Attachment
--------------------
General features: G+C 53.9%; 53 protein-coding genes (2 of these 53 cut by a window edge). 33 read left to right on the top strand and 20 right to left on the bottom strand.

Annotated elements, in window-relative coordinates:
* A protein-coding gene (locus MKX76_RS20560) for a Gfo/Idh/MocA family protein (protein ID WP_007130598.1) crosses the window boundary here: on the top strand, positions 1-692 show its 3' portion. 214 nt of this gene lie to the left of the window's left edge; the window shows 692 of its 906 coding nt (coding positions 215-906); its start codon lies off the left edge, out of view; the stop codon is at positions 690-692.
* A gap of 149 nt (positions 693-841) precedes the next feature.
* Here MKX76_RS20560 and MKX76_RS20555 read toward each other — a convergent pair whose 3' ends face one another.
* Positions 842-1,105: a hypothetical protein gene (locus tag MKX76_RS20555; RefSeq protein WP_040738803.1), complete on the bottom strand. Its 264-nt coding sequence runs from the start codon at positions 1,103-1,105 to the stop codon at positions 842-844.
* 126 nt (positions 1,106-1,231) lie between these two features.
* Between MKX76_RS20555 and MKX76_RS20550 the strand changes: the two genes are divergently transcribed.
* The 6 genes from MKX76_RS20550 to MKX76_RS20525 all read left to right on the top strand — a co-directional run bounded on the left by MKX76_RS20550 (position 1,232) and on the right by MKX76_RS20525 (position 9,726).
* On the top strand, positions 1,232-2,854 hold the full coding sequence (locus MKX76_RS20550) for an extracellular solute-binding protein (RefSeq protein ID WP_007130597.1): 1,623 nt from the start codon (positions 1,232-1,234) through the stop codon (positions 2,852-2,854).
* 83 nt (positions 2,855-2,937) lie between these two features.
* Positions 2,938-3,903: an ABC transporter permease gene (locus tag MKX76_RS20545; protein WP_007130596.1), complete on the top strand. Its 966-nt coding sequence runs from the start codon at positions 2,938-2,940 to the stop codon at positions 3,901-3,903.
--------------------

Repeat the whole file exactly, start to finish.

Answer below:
General features: G+C 53.9%; 53 protein-coding genes (2 of these 53 cut by a window edge). 33 read left to right on the top strand and 20 right to left on the bottom strand.

Annotated elements, in window-relative coordinates:
* A protein-coding gene (locus MKX76_RS20560) for a Gfo/Idh/MocA family protein (protein ID WP_007130598.1) crosses the window boundary here: on the top strand, positions 1-692 show its 3' portion. 214 nt of this gene lie to the left of the window's left edge; the window shows 692 of its 906 coding nt (coding positions 215-906); its start codon lies off the left edge, out of view; the stop codon is at positions 690-692.
* A gap of 149 nt (positions 693-841) precedes the next feature.
* Here MKX76_RS20560 and MKX76_RS20555 read toward each other — a convergent pair whose 3' ends face one another.
* Positions 842-1,105: a hypothetical protein gene (locus tag MKX76_RS20555; RefSeq protein WP_040738803.1), complete on the bottom strand. Its 264-nt coding sequence runs from the start codon at positions 1,103-1,105 to the stop codon at positions 842-844.
* 126 nt (positions 1,106-1,231) lie between these two features.
* Between MKX76_RS20555 and MKX76_RS20550 the strand changes: the two genes are divergently transcribed.
* The 6 genes from MKX76_RS20550 to MKX76_RS20525 all read left to right on the top strand — a co-directional run bounded on the left by MKX76_RS20550 (position 1,232) and on the right by MKX76_RS20525 (position 9,726).
* On the top strand, positions 1,232-2,854 hold the full coding sequence (locus MKX76_RS20550) for an extracellular solute-binding protein (RefSeq protein ID WP_007130597.1): 1,623 nt from the start codon (positions 1,232-1,234) through the stop codon (positions 2,852-2,854).
* 83 nt (positions 2,855-2,937) lie between these two features.
* Positions 2,938-3,903: an ABC transporter permease gene (locus tag MKX76_RS20545; protein WP_007130596.1), complete on the top strand. Its 966-nt coding sequence runs from the start codon at positions 2,938-2,940 to the stop codon at positions 3,901-3,903.